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Robert Price is The Californian's editorial page editor. Email him at

This democracy thing was fun while it lasted, but you know the saying: All good things must come to an end.

Acknowledging that it’s over is always hard. You don’t want it to end. You’re proud of what the country has accomplished in its 237 years of existence. We created a society where every voice counted. Well, even if that wasn’t really true, it was a society where one could at least express that idealistic hope without fear of arrest. America was the model for 100 coups against tyranny around the world, some of which actually resulted in freer societies. We were the standard to which most nations aspired. A more perfect union.

But we’ve evolved into something else — a post-democratic society of contradictory, mutually exclusive “truths.” An oligarchy as entrenched as any in history.

Living in the midst of such dysfunction can be deceiving, but from the outside it’s all too obvious. In countries where Americans were once admired or hated, or both, there’s now a lot of head- scratching. Could the greatest nation on earth have really shut itself down?

Could it really have entertained the possibility of default, thereby risking a global depression — because a minority wing of the out-of-power party didn’t like one particular law? Yes, that really happened.

And it has emboldened our rivals. When the U.S. government went in to shutdown mode, the official Chinese news agency Xinhua took the opportunity to suggest that now was “perhaps a good time for the befuddled world to start considering building a de-Americanized world.”

Last week Forbes came out with its list of the world's most powerful people. "Who's more powerful: the autocratic leader of a former superpower,” the magazine asked, “or the handcuffed commander in chief of the most dominant country in the world?" No question: Vladimir Putin.

We invoke the founding fathers often, but they’d be aghast at what they might see today. Congress, no longer the province of gentlemen farmers and country lawyers, is now a $6 million undertaking. And because of those high stakes, elected leaders leave the policy decisions to staffers, party leaders and influential partisan “foundations” so they can devote time to their true priority, raising money.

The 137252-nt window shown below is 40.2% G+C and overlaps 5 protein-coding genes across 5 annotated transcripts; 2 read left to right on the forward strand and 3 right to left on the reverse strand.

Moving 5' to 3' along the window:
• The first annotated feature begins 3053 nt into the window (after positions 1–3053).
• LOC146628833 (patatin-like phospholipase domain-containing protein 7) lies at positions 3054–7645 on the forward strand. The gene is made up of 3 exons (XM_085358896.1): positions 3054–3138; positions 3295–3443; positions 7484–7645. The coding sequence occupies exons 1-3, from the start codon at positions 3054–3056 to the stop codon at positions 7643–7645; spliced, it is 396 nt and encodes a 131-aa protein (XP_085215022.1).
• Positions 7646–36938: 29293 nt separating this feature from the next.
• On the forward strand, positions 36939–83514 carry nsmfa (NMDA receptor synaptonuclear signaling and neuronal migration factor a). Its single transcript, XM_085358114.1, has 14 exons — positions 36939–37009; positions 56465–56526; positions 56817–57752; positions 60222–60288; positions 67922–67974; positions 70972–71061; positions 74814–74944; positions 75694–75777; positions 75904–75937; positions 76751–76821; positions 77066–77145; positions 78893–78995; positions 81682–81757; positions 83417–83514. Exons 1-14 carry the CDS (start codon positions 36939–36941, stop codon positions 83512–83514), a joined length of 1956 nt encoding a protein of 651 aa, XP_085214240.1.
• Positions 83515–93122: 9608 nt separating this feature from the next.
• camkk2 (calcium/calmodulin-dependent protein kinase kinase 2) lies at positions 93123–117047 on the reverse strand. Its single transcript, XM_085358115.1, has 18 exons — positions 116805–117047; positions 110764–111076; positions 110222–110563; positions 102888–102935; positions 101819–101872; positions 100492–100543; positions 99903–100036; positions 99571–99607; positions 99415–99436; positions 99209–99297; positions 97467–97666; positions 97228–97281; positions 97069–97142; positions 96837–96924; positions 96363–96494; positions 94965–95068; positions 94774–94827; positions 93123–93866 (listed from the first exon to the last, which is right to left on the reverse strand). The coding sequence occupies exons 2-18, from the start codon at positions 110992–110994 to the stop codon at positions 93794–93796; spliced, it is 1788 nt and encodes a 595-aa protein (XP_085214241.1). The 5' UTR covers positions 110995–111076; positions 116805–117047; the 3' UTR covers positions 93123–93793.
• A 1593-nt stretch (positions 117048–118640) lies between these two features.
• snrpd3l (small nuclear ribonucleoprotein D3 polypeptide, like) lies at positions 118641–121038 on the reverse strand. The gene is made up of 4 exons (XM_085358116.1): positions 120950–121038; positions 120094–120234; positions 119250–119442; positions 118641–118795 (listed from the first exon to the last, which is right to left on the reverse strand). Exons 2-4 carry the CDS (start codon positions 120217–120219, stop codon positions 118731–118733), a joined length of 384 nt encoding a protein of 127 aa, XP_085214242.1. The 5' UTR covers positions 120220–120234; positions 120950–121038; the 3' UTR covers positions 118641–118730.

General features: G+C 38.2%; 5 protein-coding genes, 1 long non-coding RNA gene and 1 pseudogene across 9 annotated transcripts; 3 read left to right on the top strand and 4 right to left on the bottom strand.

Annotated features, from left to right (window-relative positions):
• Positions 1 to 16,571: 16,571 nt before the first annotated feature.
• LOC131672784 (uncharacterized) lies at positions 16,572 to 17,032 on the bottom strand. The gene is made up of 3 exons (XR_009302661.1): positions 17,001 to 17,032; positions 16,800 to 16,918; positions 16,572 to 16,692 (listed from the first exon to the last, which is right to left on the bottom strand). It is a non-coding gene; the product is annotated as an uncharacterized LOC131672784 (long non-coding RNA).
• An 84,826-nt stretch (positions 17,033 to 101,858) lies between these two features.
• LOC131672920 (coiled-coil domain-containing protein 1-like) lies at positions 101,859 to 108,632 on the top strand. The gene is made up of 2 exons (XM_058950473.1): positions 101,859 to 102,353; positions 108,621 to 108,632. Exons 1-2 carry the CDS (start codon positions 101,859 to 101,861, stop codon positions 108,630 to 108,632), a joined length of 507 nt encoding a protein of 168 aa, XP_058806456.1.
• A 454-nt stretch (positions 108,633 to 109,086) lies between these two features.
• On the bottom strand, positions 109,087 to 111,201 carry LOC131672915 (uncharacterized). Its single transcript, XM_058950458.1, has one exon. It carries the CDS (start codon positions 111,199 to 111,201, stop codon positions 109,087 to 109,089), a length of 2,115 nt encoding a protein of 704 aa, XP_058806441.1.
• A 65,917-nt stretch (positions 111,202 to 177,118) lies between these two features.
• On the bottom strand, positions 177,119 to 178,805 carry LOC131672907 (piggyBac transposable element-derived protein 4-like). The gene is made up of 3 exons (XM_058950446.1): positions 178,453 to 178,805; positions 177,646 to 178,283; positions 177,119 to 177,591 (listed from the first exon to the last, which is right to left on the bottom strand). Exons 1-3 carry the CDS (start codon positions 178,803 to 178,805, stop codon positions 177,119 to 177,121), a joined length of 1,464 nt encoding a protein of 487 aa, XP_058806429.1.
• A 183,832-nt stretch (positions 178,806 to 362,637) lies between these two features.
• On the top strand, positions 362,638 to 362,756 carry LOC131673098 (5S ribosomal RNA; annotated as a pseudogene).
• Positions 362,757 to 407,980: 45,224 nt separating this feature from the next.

And because fund-raising is so important, they spend an inordinate amount of time negotiating legally permissible bribes from the agents of union and corporate fat cats. Those payoffs are huge and pervasive in part because the U.S. Supreme Court somehow concluded that corporations are people and money is constitutionally protected speech. As New York Times columnist Thomas Friedman points out, our abandonment of certain longstanding ideals is made complete by gerrymandered districts, which build inflexible constituencies, and emasculated voting rights laws, which several states have shredded to squelch undesirable dissent.

Even the greatest of our freedoms, freedom of speech, has been corrupted. On one hand, anybody can say almost anything they want, factual or not, on a multitude of online platforms. But objective, authoritative information is hard to come by, with the most popular news sources expressing the shade of “truth” that most comfortably suits their viewers’ predominate mindset.

If only we’d been able to hang on a few more years, until the last of the Greatest Generation passed on. Instead we subjected them to the insult of a lockout at the World War II Memorial. Sorry, gentlemen, the America you helped preserve is closed today.

Well, it was a good run, though. We accomplished some great things, not the least of which was saving the world. We created a great template for governance, even though we strayed from it ourselves. Maybe American democracy will make a comeback one day, the way skinny ties and ’70s rock cycle back through our culture. I hope so. It was my favorite era, right up there with the Renaissance.

Reach Robert Price at or via Twitter: @stubblebuzz.